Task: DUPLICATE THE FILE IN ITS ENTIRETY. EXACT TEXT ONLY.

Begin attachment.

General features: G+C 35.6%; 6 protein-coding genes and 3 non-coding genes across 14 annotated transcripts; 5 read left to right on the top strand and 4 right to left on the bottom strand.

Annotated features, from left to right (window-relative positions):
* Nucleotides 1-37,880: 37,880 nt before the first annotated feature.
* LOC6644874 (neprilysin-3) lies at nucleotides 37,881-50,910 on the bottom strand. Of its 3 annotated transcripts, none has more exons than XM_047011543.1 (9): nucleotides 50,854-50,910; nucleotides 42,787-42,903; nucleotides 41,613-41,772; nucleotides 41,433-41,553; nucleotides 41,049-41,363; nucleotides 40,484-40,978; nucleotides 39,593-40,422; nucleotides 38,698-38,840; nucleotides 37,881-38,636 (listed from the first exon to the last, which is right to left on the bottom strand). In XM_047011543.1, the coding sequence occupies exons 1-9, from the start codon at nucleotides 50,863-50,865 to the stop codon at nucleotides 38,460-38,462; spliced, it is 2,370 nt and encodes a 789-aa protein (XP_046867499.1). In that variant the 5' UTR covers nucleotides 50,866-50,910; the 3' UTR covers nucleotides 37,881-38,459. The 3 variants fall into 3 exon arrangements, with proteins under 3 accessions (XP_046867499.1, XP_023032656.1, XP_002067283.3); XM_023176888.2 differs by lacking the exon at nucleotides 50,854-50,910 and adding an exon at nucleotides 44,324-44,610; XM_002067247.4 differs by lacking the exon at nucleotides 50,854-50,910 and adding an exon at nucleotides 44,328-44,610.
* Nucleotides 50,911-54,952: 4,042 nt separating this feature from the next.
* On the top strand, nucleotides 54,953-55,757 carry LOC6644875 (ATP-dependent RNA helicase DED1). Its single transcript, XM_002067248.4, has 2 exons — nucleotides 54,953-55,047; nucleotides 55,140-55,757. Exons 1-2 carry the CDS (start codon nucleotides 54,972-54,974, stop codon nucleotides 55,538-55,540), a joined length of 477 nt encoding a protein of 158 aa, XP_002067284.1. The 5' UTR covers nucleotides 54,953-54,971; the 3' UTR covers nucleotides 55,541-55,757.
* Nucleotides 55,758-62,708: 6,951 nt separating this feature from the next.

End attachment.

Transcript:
General features: G+C 35.6%; 6 protein-coding genes and 3 non-coding genes across 14 annotated transcripts; 5 read left to right on the top strand and 4 right to left on the bottom strand.

Annotated features, from left to right (window-relative positions):
* Nucleotides 1-37,880: 37,880 nt before the first annotated feature.
* LOC6644874 (neprilysin-3) lies at nucleotides 37,881-50,910 on the bottom strand. Of its 3 annotated transcripts, none has more exons than XM_047011543.1 (9): nucleotides 50,854-50,910; nucleotides 42,787-42,903; nucleotides 41,613-41,772; nucleotides 41,433-41,553; nucleotides 41,049-41,363; nucleotides 40,484-40,978; nucleotides 39,593-40,422; nucleotides 38,698-38,840; nucleotides 37,881-38,636 (listed from the first exon to the last, which is right to left on the bottom strand). In XM_047011543.1, the coding sequence occupies exons 1-9, from the start codon at nucleotides 50,863-50,865 to the stop codon at nucleotides 38,460-38,462; spliced, it is 2,370 nt and encodes a 789-aa protein (XP_046867499.1). In that variant the 5' UTR covers nucleotides 50,866-50,910; the 3' UTR covers nucleotides 37,881-38,459. The 3 variants fall into 3 exon arrangements, with proteins under 3 accessions (XP_046867499.1, XP_023032656.1, XP_002067283.3); XM_023176888.2 differs by lacking the exon at nucleotides 50,854-50,910 and adding an exon at nucleotides 44,324-44,610; XM_002067247.4 differs by lacking the exon at nucleotides 50,854-50,910 and adding an exon at nucleotides 44,328-44,610.
* Nucleotides 50,911-54,952: 4,042 nt separating this feature from the next.
* On the top strand, nucleotides 54,953-55,757 carry LOC6644875 (ATP-dependent RNA helicase DED1). Its single transcript, XM_002067248.4, has 2 exons — nucleotides 54,953-55,047; nucleotides 55,140-55,757. Exons 1-2 carry the CDS (start codon nucleotides 54,972-54,974, stop codon nucleotides 55,538-55,540), a joined length of 477 nt encoding a protein of 158 aa, XP_002067284.1. The 5' UTR covers nucleotides 54,953-54,971; the 3' UTR covers nucleotides 55,541-55,757.
* Nucleotides 55,758-62,708: 6,951 nt separating this feature from the next.